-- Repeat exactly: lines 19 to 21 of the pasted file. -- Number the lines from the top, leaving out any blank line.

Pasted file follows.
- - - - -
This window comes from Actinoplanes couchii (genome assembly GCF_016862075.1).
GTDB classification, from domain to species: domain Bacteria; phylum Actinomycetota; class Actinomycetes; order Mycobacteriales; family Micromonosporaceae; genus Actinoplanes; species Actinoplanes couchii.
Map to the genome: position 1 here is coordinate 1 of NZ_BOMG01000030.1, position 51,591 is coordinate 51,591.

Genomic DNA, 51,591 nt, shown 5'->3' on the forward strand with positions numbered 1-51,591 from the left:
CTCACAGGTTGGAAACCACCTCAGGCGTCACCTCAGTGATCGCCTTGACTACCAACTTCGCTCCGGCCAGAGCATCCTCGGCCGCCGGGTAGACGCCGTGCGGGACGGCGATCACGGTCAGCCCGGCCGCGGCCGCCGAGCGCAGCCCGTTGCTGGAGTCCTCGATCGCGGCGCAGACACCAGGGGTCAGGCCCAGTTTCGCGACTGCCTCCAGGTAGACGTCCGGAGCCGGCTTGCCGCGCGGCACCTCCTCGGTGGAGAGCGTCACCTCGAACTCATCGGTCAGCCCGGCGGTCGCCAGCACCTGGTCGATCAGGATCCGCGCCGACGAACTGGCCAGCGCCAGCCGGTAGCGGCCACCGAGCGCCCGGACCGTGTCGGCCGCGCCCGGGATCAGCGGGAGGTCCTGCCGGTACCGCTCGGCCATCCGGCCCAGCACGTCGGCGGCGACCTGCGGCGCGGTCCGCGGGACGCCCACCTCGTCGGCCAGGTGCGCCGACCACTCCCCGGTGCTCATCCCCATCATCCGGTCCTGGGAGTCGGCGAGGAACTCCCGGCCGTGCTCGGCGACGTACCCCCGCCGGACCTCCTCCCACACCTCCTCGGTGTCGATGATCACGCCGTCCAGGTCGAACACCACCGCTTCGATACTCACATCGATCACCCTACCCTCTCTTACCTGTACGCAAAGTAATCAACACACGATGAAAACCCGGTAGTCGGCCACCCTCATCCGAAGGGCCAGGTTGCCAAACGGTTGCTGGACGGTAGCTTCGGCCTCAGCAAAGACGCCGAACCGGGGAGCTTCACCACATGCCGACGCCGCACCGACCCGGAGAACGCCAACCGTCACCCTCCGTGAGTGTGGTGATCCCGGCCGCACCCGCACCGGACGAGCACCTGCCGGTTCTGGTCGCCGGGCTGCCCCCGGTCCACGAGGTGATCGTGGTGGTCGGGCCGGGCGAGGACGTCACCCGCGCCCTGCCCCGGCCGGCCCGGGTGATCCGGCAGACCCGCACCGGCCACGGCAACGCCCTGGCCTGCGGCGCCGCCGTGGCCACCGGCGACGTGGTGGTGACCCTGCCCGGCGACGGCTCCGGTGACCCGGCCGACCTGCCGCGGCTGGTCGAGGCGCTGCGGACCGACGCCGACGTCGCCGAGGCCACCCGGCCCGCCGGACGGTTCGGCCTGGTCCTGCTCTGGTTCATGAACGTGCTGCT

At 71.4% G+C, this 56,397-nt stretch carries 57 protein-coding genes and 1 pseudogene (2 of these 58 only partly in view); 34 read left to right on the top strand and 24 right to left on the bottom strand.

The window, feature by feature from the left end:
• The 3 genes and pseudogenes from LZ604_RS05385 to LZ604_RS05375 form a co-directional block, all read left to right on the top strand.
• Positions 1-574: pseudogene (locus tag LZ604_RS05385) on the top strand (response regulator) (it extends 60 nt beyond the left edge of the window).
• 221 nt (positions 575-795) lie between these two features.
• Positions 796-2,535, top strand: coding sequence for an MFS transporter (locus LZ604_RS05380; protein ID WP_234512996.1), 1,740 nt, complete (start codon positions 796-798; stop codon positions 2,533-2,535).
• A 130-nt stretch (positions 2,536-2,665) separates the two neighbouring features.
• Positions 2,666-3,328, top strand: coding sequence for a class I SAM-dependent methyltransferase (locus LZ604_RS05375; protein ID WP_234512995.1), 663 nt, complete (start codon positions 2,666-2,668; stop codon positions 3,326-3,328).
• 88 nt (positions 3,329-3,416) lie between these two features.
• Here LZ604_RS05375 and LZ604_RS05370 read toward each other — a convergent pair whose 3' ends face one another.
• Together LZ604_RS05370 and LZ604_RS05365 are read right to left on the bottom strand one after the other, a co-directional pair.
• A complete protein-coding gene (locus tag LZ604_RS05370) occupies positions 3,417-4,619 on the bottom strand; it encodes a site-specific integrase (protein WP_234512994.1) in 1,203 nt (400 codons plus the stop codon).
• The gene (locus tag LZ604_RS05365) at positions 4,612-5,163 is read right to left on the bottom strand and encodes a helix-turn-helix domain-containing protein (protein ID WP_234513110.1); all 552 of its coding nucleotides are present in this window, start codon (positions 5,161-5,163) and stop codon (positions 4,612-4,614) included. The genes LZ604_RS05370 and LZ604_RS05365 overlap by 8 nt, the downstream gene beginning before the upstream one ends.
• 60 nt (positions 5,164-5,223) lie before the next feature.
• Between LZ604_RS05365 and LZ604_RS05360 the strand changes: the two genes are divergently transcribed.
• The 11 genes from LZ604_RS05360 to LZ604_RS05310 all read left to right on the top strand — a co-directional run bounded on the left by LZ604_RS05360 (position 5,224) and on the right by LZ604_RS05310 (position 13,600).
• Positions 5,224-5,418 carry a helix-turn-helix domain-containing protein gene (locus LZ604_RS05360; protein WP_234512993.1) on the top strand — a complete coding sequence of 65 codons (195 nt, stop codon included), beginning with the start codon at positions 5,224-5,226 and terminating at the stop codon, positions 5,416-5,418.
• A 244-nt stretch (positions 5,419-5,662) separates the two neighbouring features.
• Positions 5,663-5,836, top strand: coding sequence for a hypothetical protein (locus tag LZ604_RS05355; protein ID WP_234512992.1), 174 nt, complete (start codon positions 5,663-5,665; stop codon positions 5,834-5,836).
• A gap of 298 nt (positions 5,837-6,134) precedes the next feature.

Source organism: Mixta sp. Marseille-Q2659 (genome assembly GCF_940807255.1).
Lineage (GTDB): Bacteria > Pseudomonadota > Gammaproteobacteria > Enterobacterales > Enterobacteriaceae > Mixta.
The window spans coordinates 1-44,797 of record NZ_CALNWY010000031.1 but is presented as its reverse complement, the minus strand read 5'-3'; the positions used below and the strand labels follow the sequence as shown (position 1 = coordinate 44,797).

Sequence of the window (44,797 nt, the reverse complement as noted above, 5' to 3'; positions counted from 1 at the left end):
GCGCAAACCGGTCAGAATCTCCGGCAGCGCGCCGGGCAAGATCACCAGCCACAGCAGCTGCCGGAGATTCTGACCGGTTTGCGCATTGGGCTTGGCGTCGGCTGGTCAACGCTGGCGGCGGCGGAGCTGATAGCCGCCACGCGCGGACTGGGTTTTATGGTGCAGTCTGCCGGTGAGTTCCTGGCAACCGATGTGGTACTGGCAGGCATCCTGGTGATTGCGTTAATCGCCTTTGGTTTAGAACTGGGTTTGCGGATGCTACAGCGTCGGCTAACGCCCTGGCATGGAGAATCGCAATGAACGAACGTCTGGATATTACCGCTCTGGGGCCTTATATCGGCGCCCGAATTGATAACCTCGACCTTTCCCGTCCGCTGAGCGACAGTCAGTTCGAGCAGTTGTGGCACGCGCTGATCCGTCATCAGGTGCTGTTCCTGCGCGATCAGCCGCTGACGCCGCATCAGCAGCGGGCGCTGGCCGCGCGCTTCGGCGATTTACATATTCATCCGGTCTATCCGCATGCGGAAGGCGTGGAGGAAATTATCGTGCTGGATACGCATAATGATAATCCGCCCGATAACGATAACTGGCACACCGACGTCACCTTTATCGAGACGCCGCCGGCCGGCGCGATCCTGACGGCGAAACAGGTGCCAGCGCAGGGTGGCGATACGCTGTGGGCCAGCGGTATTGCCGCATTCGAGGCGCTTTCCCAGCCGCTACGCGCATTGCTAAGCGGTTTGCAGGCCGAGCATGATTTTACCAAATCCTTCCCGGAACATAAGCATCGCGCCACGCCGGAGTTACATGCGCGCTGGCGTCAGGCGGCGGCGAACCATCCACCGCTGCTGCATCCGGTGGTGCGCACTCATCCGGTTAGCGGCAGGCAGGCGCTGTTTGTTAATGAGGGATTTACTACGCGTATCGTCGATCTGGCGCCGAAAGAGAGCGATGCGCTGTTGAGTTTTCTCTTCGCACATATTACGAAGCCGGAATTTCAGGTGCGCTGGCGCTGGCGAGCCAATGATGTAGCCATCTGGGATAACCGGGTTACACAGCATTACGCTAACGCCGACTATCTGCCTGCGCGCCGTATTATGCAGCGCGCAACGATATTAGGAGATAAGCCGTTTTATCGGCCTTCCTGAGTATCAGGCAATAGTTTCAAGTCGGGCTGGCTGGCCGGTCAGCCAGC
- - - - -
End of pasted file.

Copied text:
• 60 nt (positions 5,164-5,223) lie before the next feature.
• Between LZ604_RS05365 and LZ604_RS05360 the strand changes: the two genes are divergently transcribed.
• The 11 genes from LZ604_RS05360 to LZ604_RS05310 all read left to right on the top strand — a co-directional run bounded on the left by LZ604_RS05360 (position 5,224) and on the right by LZ604_RS05310 (position 13,600).